Today's harvest

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Wife did a final pick of our garden.
Few frilly bright green lettuce leaves, cilantro and basil.
She was a step ahead of as she knew I was making thai salad for family dinner last night
She bought a bag of mixed salad a cucumber and shoots etc. Along with cherry tomatoes.
Cucumber was cut into batons and d.i.l bought a cooked chicken. I made a dressing to suit.
Roasted potatoes with turmeric.
Meal went down a treat.
Nothing left so it was a success.

Russ
 
Yesterday, I harvested some of my spearmint, to make my first mint tea of the season. Just a bunch of 3-4" stalks - not a lot of flavor, at first, but I always look forward to starting to get that mint! And soon, I'll have enough of the peppermint, to start using in Indian dishes.
First harvest of the spearmint, for the first mint tea of the season. 4-10 by pepperhead212, on Flickr
Oh man, I was out looking at my spearmint. All the stems from last year are hard sticks and I couldn't break them off. I need to go out with the pruners and clear them out. My spearmint is barely showing any tiny bit of green.
 
I always let my mint die off in the fall, then weedwack it level with the ground, after removing the driplines. This way, I'm not fighting with any of those old plants, when the new plants show up. I'm already getting 6-7" plants!
 
I always let my mint die off in the fall, then weedwack it level with the ground, after removing the driplines. This way, I'm not fighting with any of those old plants.
I usually do remove them but somehow I forgot and now they are a bigger pain to remove. It's good to hear how you do it. :)
 
Finally harvested the last of last years kale and chard , which over wintered to this year.
 

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Wife did a final pick of our garden.
Few frilly bright green lettuce leaves, cilantro and basil.
She was a step ahead of as she knew I was making thai salad for family dinner last night
She bought a bag of mixed salad a cucumber and shoots etc. Along with cherry tomatoes.
Cucumber was cut into batons and d.i.l bought a cooked chicken. I made a dressing to suit.
Roasted potatoes with turmeric.
Meal went down a treat.
Nothing left so it was a success.

Russ
I appreciate you kept us informed on gardening in the southern hemisphere while we went through winter. The end of the gardening season is both a blessing with some sadness for the end of the season.
 
I appreciate you kept us informed on gardening in the southern hemisphere while we went through winter. The end of the gardening season is both a blessing with some sadness for the end of the season.
Yeah, the end of the gardening season, is the beginning of the following gardening season ( at least for me). Figuring out what you did wrong and what you did right. Making notes for the following year, Organizing all your garden stuff so you know where it is the following year when you need it, and eagerly awaiting the garden catalogues ( old school) to start arriving.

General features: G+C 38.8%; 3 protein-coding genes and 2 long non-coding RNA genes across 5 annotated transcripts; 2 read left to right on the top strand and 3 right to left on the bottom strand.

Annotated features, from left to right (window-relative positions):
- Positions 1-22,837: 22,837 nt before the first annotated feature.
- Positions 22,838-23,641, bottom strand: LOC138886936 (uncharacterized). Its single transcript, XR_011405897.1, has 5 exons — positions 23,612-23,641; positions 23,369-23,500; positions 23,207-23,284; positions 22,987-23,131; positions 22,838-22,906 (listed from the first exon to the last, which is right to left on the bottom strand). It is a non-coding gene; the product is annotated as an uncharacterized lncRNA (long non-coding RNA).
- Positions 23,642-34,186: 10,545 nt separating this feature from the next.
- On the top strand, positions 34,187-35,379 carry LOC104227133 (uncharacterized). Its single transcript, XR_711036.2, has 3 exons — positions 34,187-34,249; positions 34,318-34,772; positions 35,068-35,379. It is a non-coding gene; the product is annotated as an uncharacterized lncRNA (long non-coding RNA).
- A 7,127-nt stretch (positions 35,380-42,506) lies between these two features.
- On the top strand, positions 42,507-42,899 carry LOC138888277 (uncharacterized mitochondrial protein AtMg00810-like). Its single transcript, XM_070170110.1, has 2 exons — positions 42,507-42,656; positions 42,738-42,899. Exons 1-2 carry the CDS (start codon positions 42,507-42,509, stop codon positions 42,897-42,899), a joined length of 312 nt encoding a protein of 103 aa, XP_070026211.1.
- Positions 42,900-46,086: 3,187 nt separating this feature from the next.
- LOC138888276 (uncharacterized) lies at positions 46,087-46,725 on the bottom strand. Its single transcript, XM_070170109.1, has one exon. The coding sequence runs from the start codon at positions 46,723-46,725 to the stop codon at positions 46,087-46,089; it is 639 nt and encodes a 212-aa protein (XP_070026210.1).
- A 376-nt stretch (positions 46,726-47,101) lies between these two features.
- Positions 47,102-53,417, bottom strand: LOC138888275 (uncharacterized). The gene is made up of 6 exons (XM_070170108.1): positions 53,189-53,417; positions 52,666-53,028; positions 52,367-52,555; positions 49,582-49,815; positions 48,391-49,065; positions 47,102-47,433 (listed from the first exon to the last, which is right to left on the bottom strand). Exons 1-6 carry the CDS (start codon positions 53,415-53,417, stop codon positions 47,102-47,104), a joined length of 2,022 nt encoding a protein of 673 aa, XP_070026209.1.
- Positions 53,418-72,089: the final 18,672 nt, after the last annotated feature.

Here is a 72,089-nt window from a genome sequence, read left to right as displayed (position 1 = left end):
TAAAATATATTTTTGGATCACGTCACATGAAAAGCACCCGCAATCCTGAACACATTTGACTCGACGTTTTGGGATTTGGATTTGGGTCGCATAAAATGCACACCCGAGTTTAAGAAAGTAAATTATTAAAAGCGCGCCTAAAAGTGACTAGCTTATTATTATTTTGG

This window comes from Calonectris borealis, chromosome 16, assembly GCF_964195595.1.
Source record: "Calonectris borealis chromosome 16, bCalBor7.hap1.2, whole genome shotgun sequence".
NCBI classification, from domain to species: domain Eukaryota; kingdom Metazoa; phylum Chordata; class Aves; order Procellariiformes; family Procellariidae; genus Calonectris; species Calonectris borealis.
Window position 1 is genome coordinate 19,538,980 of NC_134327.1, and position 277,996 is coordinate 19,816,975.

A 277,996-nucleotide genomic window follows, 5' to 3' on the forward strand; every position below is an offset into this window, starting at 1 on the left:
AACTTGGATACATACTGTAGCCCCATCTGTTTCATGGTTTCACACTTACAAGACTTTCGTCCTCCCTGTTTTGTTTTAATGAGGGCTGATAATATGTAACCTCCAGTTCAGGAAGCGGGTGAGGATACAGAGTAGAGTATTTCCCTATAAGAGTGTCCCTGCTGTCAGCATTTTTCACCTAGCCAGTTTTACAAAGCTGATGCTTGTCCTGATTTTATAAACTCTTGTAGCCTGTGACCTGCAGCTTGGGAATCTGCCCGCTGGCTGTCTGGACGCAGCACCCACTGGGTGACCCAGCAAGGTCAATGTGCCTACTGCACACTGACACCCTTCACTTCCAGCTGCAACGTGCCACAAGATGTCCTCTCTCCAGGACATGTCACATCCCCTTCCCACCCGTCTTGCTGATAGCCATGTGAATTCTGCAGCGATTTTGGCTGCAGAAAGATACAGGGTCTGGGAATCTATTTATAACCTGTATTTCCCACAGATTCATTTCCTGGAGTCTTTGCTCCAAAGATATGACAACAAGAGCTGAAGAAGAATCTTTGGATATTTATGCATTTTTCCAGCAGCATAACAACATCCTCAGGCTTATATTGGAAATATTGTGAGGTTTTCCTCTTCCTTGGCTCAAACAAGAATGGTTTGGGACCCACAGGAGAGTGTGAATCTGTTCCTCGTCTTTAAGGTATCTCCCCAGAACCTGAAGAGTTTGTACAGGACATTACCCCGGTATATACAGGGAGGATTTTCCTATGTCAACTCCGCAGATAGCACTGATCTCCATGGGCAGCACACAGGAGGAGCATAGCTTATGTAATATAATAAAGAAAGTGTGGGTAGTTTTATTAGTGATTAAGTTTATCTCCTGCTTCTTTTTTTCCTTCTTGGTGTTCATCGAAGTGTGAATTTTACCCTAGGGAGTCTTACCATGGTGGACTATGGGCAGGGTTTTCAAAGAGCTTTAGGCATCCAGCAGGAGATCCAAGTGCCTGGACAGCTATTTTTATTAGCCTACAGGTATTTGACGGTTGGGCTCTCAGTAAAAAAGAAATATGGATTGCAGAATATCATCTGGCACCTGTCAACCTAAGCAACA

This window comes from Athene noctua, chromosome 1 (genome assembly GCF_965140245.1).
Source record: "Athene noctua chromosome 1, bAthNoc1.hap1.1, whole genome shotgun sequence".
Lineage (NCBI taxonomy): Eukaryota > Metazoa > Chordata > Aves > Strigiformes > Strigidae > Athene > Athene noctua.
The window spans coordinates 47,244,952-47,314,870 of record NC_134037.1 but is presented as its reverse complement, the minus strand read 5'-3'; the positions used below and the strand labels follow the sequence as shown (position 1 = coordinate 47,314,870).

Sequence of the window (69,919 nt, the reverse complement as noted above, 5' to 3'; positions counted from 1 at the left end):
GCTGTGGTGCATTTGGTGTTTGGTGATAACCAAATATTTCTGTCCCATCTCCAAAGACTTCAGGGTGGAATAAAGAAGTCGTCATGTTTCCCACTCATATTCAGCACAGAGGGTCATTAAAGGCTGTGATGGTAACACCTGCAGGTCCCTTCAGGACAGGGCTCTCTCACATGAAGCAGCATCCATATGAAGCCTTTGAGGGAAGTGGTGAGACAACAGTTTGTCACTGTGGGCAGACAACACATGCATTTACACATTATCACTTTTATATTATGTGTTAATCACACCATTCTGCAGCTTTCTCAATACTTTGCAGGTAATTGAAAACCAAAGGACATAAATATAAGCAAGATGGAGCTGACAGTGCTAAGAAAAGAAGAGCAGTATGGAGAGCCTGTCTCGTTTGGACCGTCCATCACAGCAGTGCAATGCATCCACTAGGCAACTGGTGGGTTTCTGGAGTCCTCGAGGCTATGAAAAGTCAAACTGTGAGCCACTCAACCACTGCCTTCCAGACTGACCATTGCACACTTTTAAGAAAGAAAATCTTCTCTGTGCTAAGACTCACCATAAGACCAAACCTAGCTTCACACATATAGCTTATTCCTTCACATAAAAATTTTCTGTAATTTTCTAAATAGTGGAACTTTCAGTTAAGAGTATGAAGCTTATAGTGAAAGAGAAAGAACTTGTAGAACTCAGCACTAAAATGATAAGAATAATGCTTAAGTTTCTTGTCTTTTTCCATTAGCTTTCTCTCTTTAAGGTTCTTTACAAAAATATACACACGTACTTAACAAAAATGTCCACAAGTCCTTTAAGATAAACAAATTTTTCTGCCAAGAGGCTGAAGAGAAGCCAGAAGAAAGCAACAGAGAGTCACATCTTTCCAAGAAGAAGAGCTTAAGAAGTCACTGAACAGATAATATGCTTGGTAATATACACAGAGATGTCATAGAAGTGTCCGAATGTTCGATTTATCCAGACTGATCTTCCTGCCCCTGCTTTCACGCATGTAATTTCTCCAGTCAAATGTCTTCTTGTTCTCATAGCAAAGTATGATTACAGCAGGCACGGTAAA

Yeah, the end of the gardening season, is the beginning of the following gardening season ( at least for me). Figuring out what you did wrong and what you did right. Making notes for the following year, Organizing all your garden stuff so you know where it is the following year when you need it, and eagerly awaiting the garden catalogues ( old school) to start arriving.

My herb garden is a year round thing. I move the basil indoors, onto my kitchen window sill. The oregano, thyme and rosemary do fine in the winter.

Christmas Day in Texas could be heavy coats and wool hats, or it could be shorts and a t-shirt. We never know until it gets here.

CD
 
I checked on my squash we kept from last year, used them during the winter and I still have 8 or 9 big ones. We had them in one layer in a big box on the basement floor about 55 °F. I need to cook them up before we grow more this summer and my freezer is full. I will be dehydrating them after baking them, then peeling, keeping the seeds, mashing them about 1 inch or less thick on parchment. I might start doing that tonight. The squashes that kept the best were the long island cheese squash and the gray hopi/they also go by another name, blue hubbard (though they are shaped more like the hopi squash, pointy on both ends). I'm not saying we didn't lose any, we did, but not these kinds.
 
I once purchased a Hubbard squash that had dark skin, still bubbly/rough texture but dark like an acorn squash and shaped more round without the pointy ends.
That thing was huge, I had to take it out on the patio and slam it down to break... didn't work! in the end I used an axe. Never bought another one.
Family said it was delicious but I was so tired of fighting with it I could not enjoy. Froze a lot, don't really remember much other than that - was in the 70's sometime, LOL, about 50 years ago!
Just remembered why I bought it.... was only about 79 cents - and at that time, the US dollar was cheaper than the Canadian.
 
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Harvested 4 cabbages, a bowl of peas and a pot full of chard today. Red currants and honey berries in full gear. String beans , Kirby's and blue berries trickling in ( about a week or two earlier than usual). Onions starting to Bulb and keeping a close eye on the garlic due to waterlogged issues the past few years. At this point, they're looking pretty good. Scapes all picked.
 

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